After the mock debate, Tony and Megan gave us a chance to debrief the experience. Then they talked about how the Reacting to the Past method plays out in their classes. As you might expect (particularly if you’ve been thinking about social pedagogies, as I have lately), students find this activity incredibly motivating. Tony and Megan’s “games” typically run across two or three class sessions. Usually a couple of students will go above and beyond in their preparation for the first session, then really stand out during the in-class debate. This motivates many of the other students to take the between-session homework very seriously, coming very well prepared for subsequent debates.
Moreover, as Tony said, they really want to win! By the final debate in the sequence, which usually ends with a vote or decision of some sort, students are invested in their side coming out victorious. It helps that every student is given a “secret objective” to accomplish during the debates. (My secret objective, as Neil deGrasse Tyson, was to have the anti-planet side win the straw poll at the end of our debate.) All this sets the stage for highly engaged students during these activities.
Tony and Megan cautioned that these motivational effects depend on students feeling that they have a real chance of winning throughout the debates. That means that, sometimes, instructors need to intervene to keep the “sides” on par. Megan said she doesn’t mind letting a particularly excellent student debater know that his character died of polio (or something appropriate to the context) and that he or she now must play a character on the other side of the debate. She’s even done this during class by passing notes to the student in question!
Speaking of passing notes, Tony and Megan said it’s difficult, but critical, that instructors keep silent during the debate itself. If the students see the instructor intervening, they revert to “regular” classroom mode, deferring to the instructor. Instead, the instructor’s job during the debate is to sit quietly, observe, take notes, and occasionally pass notes to individual students. The instructor’s work is mainly in the preparation, laying out the terms of the debate and coaching students on the roles they will be playing. Casting certain students for certain roles is important, too. Instructors also play an active role between sessions, sending encouraging notes to students who defended their sides well or pointing struggling students towards resources that might help them in the next session. As I tweeted during the session, all this involves some unusual roles for an instructor: game master, casting director, and cheater!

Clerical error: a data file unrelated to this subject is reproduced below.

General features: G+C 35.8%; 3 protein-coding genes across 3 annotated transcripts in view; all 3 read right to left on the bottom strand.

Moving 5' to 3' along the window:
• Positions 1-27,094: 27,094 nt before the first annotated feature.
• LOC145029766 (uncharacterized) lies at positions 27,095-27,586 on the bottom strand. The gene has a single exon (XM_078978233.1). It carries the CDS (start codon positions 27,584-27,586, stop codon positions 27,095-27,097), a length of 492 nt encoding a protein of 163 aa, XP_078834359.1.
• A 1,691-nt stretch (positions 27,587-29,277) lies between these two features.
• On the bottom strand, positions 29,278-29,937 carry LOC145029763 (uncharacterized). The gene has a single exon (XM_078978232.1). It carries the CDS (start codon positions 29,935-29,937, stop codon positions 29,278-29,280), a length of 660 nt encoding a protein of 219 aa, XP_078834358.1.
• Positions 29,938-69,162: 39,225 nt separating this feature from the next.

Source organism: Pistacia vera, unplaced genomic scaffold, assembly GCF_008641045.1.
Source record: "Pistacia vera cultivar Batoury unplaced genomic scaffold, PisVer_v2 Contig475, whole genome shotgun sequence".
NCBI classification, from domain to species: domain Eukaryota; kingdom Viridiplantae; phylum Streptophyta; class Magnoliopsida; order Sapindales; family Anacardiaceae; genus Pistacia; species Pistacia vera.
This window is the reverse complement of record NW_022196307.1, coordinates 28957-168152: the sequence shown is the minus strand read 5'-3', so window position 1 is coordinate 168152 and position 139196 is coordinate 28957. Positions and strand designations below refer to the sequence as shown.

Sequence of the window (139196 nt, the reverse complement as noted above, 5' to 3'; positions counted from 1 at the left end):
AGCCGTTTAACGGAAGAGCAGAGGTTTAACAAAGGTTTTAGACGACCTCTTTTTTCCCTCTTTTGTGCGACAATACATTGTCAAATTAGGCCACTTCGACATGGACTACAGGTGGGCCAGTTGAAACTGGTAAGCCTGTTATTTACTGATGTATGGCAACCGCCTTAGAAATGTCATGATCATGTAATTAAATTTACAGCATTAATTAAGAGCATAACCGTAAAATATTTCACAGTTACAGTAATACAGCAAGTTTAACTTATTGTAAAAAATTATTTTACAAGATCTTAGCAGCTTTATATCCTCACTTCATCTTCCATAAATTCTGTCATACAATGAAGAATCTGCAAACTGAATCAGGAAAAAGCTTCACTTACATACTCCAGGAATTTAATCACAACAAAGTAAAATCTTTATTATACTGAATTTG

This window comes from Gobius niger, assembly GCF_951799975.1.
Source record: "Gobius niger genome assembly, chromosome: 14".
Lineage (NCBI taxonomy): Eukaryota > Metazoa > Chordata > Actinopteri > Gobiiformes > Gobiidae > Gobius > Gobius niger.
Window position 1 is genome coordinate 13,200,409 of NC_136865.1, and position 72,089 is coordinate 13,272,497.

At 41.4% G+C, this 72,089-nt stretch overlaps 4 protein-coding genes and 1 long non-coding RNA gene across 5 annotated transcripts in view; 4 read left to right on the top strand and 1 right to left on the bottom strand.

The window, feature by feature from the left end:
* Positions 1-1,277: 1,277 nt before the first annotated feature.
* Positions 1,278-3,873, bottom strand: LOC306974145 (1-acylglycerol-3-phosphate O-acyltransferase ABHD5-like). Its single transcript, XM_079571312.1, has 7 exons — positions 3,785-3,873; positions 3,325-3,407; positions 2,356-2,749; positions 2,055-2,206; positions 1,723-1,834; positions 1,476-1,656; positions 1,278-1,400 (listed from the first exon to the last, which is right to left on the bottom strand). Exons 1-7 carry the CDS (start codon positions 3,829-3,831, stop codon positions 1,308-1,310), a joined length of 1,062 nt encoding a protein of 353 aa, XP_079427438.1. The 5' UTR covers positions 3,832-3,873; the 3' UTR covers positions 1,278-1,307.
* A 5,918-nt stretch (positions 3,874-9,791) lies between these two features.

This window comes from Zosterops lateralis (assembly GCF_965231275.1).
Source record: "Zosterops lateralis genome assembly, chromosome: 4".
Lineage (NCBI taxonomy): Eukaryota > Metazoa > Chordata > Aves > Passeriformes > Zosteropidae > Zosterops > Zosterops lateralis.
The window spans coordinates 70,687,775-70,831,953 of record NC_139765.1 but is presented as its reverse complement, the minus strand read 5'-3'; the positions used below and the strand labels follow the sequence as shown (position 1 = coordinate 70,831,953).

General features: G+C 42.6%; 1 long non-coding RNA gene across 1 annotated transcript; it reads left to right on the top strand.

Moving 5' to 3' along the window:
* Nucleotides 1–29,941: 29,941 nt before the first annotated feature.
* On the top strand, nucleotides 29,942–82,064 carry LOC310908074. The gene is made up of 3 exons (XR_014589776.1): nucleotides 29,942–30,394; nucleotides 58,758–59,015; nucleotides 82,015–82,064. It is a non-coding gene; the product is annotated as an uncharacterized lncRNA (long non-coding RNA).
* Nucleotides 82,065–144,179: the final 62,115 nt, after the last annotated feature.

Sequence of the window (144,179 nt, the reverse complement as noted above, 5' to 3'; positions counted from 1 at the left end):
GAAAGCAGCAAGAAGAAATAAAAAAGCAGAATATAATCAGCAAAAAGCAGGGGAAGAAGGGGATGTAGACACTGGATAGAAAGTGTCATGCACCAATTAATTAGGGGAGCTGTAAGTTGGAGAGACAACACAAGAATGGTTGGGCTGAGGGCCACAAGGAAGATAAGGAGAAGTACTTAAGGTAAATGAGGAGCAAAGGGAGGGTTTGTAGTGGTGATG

Reacting to the Past began as a project by Barnard College history professor Mark Carnes. Carnes designed very elaborate role-playing activities that stretched over weeks of a course, all intended to help students better understand history and historical thinking. See Carnes’ recent Chronicle of Higher Education essay, “Setting Students’ Minds on Fire,” for examples and his take on why the method works so well. Reacting to the Past has spread to 40 other colleges and universities, and faculty using this approach have designed 9 published “games” and have more than 20 more in development. See the Reacting to the Past website for details.
At some point in the past, Tony Crider learned about this approach and saw potential for it to work in the sciences, too. He and some colleagues were given an NSF grant to develop Reacting to the Past modules for science courses. Tony said that in the sciences, there’s often no time for a month-long Reacting to the Past game. Shorter ones are needed, particularly for introductory survey courses where they would be most used. So the games that Tony and his colleagues have been designed are short ones, intended for maybe a week of a class. They’ve been testing out their games at Elon and elsewhere and plan to publish them as the history-focused RTTP games have been published.
If you’re interested in implementing the Reacting to the Past method in your course, I encourage you to consider attending one of the RTTP conferences held around the country, particularly the annual institute this June. You’ll get the chance to participate in a few RTTP games and learn more about using them in your teaching. And if you’re a STEM educator, contact the RTTP folks about special NSF funding for attending these conferences.
I have a feeling I’m just scratching the surface with the Reacting to the Past method, but this blog post is already over 1500 words. Given my ongoing research into social pedagogies and my interest in “gamifying” my cryptography course, I hope to return to this topic very soon!